From Cape May to Montauk: Day 1

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On the boardwalk in Seaside Heights, NJ, the familiar drama of seagulls pestering kids with fries played out on the Monday before Memorial Day.

Signs offering deals on Cheese Balls and Fried Butter signal that Seaside Heights is ready for throngs of tourists to hit the boards. The town's iconic Jet Star roller coaster is a Sandy casualty, submerged since the storm, and removed last week. But most boardwalk attractions, like Jimbo's bar, offering the delicacies, are open, ready for Memorial Day.


Construction crews are working 12 hour days - 7 am to 7 pm - to finish the boardwalk. "The last board will be in place by Thursday," said community improvement director Michael Graichen.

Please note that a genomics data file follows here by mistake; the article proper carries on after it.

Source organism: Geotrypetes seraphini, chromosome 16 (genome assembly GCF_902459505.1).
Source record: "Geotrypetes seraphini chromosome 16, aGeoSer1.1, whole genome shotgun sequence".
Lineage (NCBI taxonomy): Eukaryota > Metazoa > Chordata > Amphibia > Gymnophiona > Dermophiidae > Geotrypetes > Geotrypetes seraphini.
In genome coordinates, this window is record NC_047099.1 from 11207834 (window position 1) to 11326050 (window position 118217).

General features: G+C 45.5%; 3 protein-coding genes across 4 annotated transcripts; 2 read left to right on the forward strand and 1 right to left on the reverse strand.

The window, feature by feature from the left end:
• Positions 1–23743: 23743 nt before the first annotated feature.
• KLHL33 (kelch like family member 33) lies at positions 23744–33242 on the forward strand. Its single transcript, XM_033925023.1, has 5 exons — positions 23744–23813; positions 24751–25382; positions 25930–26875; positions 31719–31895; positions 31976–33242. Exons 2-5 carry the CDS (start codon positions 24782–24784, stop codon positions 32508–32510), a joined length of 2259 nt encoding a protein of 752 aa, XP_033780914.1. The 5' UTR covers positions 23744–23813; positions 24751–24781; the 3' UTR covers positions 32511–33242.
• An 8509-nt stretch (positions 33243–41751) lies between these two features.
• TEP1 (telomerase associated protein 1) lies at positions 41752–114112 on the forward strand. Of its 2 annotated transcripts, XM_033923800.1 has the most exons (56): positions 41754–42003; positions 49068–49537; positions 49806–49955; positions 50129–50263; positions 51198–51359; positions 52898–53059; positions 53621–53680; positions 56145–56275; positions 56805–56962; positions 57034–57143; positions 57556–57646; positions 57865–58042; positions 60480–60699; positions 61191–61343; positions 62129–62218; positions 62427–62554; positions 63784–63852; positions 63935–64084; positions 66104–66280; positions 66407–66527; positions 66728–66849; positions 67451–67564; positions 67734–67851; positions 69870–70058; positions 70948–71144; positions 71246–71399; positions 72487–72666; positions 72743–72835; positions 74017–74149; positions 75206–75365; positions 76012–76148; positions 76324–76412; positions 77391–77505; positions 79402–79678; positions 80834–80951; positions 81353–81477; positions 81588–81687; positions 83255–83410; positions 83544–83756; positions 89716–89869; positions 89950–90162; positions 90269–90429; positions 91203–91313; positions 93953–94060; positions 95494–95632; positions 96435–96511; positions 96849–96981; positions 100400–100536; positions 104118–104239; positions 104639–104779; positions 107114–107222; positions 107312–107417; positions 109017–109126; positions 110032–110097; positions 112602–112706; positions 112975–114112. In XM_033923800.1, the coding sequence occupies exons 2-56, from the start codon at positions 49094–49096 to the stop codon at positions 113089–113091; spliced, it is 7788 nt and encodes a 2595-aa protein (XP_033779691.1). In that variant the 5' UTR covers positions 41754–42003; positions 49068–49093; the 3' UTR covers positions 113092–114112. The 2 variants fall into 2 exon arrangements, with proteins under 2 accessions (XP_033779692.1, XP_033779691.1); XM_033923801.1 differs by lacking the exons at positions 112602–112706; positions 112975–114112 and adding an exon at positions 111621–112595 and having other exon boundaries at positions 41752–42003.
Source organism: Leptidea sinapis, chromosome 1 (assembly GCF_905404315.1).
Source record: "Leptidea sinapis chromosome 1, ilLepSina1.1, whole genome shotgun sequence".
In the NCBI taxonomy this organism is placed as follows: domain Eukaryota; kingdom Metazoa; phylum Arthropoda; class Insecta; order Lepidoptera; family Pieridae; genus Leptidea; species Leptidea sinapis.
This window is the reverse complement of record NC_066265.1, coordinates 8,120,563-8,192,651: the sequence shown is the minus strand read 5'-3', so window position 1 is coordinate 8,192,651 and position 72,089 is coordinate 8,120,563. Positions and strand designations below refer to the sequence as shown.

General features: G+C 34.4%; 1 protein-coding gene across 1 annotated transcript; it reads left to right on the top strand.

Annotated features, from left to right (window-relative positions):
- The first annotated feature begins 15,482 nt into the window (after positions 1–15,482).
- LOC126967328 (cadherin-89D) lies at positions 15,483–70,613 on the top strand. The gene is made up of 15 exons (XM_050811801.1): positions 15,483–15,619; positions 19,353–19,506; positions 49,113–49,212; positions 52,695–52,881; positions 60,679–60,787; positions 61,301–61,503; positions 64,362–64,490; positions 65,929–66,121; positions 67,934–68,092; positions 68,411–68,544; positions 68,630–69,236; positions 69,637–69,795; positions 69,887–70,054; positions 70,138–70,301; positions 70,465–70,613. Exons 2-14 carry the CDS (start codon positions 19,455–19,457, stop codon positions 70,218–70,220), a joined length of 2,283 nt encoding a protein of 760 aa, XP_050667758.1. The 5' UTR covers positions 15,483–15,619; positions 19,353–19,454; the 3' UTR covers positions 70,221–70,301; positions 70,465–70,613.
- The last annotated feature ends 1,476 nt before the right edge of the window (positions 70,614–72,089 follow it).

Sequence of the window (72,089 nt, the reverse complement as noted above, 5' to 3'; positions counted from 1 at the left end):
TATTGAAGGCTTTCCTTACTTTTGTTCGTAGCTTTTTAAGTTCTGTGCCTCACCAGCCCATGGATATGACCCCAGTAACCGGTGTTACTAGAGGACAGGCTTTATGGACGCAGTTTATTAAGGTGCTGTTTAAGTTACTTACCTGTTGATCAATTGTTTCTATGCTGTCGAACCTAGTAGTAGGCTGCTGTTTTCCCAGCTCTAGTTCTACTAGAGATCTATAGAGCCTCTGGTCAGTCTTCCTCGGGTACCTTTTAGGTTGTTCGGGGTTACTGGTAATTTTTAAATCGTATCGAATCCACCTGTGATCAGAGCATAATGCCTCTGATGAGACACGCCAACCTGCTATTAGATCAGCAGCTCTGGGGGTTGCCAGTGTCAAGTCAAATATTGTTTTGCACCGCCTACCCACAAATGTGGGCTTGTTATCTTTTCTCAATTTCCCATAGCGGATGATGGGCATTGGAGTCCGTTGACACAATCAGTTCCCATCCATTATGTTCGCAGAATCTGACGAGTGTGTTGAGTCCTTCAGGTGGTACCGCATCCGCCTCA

"All the beaches will be open," said Mayor William Akers. But he admits that many homes remain in disrepair. "Rentals are off up to 30%," added Akers.

Just a few miles up the road, in Ortley Beach and Mantaloking, most beaches remain closed. "We hope they'll be open by the middle of June," said Toms River township mayor Thomas Kellaher.

In Mantaloking, many homes seem untouched since Sandy hit, their foundations off kilter, and debris scattered in piles amidst sand drifts. More than 50 structures sit waiting to be demolished.

Around high tide Monday afternoon, only a sliver of sand, only a few feet wide, separated the waves from the man made dunes. 

Signs warn visitors and residents alike that beaches are closed. "Violators will be prosecuted," they read. 

The town is hoping to have some beaches open by the middle of next month.

Back on the boardwalk in Seaside Heights, despite the thin crowds on an overcast Monday afternoon a week before Memorial Day, amusements like Frankie's were open.

Just down the boardwalk, at Lucky Leo's, Diane Romer of North Brunswick celebrated her birthday by playing some Skee Ball.